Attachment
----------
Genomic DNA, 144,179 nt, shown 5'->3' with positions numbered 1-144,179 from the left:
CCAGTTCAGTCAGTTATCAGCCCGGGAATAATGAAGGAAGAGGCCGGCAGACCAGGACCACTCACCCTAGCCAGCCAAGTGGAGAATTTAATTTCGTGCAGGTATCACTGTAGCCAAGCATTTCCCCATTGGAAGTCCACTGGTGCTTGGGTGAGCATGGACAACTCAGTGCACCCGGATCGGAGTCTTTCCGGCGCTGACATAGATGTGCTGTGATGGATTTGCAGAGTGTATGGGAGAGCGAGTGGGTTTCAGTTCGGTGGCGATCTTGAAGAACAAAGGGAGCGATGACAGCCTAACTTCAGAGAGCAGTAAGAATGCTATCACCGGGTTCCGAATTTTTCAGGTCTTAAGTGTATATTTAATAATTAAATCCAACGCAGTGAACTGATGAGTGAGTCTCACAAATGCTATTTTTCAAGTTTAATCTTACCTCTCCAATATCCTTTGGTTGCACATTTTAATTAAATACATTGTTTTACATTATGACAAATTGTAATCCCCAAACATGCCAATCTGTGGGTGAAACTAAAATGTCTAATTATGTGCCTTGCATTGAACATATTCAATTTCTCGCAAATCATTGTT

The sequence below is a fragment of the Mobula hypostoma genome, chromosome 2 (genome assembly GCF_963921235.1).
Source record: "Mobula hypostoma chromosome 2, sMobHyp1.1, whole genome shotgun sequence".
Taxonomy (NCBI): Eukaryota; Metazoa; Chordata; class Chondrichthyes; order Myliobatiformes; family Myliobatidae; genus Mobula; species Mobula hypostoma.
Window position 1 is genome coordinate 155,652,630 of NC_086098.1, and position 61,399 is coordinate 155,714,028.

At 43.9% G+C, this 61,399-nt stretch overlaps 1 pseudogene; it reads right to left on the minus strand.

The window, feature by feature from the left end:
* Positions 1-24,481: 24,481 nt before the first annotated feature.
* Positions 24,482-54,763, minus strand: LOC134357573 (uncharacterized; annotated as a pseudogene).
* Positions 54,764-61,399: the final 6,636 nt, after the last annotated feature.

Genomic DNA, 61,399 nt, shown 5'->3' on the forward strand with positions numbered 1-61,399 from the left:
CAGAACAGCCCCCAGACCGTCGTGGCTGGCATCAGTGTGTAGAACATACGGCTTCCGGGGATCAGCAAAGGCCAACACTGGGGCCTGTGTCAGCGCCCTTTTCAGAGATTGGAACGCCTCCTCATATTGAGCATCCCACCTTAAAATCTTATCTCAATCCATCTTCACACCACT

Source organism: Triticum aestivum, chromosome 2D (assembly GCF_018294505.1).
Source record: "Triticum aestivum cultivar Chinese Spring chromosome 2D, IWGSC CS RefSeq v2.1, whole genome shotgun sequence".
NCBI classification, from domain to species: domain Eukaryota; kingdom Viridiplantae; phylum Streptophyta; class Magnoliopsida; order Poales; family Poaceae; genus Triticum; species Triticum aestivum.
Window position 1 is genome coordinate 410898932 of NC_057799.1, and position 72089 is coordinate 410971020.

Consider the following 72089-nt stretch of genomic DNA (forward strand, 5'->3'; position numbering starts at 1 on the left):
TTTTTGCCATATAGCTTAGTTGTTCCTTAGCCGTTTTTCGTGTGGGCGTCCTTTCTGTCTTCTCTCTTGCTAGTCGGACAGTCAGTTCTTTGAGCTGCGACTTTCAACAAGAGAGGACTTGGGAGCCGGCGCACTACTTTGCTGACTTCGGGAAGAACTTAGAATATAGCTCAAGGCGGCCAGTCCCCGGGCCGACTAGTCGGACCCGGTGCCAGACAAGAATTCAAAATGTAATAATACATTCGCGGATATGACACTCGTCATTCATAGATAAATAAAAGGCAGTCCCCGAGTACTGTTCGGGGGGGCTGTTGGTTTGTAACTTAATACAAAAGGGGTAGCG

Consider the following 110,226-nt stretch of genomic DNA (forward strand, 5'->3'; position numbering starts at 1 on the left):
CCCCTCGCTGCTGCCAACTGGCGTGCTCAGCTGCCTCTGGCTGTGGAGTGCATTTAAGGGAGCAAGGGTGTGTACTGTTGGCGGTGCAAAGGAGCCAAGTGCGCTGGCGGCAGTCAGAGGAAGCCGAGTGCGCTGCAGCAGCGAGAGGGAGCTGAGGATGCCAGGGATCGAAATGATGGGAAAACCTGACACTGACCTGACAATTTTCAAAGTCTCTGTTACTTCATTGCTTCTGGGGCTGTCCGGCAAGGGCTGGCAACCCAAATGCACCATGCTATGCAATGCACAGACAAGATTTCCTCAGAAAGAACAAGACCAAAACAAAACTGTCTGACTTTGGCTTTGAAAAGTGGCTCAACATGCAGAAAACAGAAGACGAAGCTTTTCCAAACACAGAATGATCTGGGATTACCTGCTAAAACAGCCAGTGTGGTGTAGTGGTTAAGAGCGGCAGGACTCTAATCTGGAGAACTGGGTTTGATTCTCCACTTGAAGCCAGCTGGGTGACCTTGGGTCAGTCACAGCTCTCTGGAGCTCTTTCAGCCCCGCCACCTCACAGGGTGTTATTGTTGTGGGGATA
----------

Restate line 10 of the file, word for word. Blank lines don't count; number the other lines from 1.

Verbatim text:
* Positions 24,482-54,763, minus strand: LOC134357573 (uncharacterized; annotated as a pseudogene).